Foods that can contribute to acid reflux include:

  • Foods that turn up the heat, like spicy red peppers and hot salsa.
  • Fatty and greasy foods – think bacon, certain cheeses and fried chicken.
  • Citrus fruits.
  • Tomatoes.

In general, it’s best not to tax your digestive tract in that way when you’re wanting to calm your body in preparation for drifting off to dreamland.

Alcohol

Forget the nightcap. Consuming alcohol may help some people drift off faster. But apart from other health considerations, it’s no sleep aid.

That’s because it can negatively affect the quality of sleep. It disturbs the most restorative stage of sleep (called REM sleep), causing a person to feel groggier and less rested in the morning, Clifford notes.

A reason for the restless nights is that alcohol increases the chemical adenosine, Ansari explains. While that helps to induce sleep initially, once the level of the chemical lessens in the body, you’re more likely to wake up in the middle of the night.

Caffeine – in all its forms

Caffeine isn’t limited to just coffee. You should also watch your consumption of chocolate – and anything chocolate flavored, from pudding and ice cream to cereal (if you like a bowl before bed). Avoid especially dark chocolate. While a powerful source of antioxidants, the darker it is, the more caffeine dark chocolate has, Ansari notes. Other sources of caffeine include soda – even if it isn’t cola – matcha (derived from green tea), some pain relievers and energy drinks.

While there’s no exact cutoff time for avoiding certain foods and drinks before bed, Ansari says the general recommendations are to limit caffeine intake beginning about six to seven hours before bedtime. She notes for those who have caffeine regularly, it’s OK to experiment with having it later. Just monitor when it affects sleep and make adjustments accordingly.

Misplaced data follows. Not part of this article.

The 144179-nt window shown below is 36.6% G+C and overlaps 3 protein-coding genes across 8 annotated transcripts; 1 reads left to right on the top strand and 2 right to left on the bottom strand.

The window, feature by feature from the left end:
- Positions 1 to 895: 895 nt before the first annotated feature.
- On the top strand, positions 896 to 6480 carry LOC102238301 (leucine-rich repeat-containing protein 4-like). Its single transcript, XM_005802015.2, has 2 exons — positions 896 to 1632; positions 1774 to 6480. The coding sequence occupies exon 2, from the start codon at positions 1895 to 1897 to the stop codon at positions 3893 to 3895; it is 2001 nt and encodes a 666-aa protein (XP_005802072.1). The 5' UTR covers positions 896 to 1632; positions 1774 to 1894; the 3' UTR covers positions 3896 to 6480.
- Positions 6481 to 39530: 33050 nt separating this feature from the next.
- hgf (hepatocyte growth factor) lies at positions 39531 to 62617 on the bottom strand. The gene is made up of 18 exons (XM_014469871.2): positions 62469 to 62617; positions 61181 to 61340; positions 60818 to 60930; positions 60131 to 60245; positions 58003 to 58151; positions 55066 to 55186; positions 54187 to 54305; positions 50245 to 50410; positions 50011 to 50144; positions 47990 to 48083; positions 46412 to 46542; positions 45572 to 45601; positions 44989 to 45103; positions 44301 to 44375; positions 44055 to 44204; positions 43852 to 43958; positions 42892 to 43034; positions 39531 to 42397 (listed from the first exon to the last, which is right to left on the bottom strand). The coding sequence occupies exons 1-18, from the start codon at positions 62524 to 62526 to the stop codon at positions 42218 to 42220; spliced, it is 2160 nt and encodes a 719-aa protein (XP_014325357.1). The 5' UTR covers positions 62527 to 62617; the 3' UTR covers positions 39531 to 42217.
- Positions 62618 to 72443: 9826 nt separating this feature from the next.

Burger and fries – and other fatty foods

Foods that are high in fat, especially saturated fat, take longer to digest, and that may affect sleep for some, Clifford says.

Consuming more fat and having less fiber is associated with less deep, restorative sleep, adds Marie St-Onge, an associate professor of nutritional medicine and director of the Sleep Center of Excellence at Columbia University Irving Medical Center in New York City, who has studied the impact of diet on sleep quality.

So eating a burger and fries at night before bed is not the best idea, Ansari says. A better alternative if you’re craving that combo, she suggests, would be to have the fries earlier in the day and choose lean cuts of meat without spicy sauces for dinner.

Sugar

Having dessert, sweetened beverages or anything else that’s infused with sugar could impact the quality of your sleep. Research led by St-Onge, published in the journal Advances in Nutrition, found sugar consumption to be associated with more arousals, or micro-awakenings, at night. While some occasional sleep disturbances over the course of the night are normal, having lots of sugar around bedtime not only may keep us up, but it can also lead to waking up more often, making for a less restful night.

More research is still needed to understand how sugar may affect sleep. How much is OK and when to have it so as not to disturb sleep is unclear, just as the effects of different foods vary by the individual. Still, experts note that it certainly couldn’t hurt to cut back on the sweet stuff, just as you would unhealthy types of fat. Like consuming less saturated fat, it may be good to limit sugar, if not for better sleep, for better overall health, St-Onge says.

Fluids in moderation

Just as you shouldn’t overeat before bed, the same applies to drinking. Of course, you shouldn’t head to bed parched with thirst, but neither do you want to down a huge glass of fluid right before you sleep.

“We know that being adequately hydrated helps you fall asleep and maintain restful sleep. However, timing is important,” Ansari says. “You don’t want to be drinking a full day’s worth of fluids right before bed as this can increase visits to the bathroom during the night. Instead, drink plenty of water, unsweetened and non-caffeinated beverages throughout the day.”

For a deep sleep, here’s what to avoid eating and drinking before bed.

  • Big meals.
  • Spicy foods – and other things that cause heartburn.
  • Alcohol.
  • Caffeine – in all its forms.
  • Burger and fries – and other fatty foods.
  • Sugar.
  • Lots of fluids.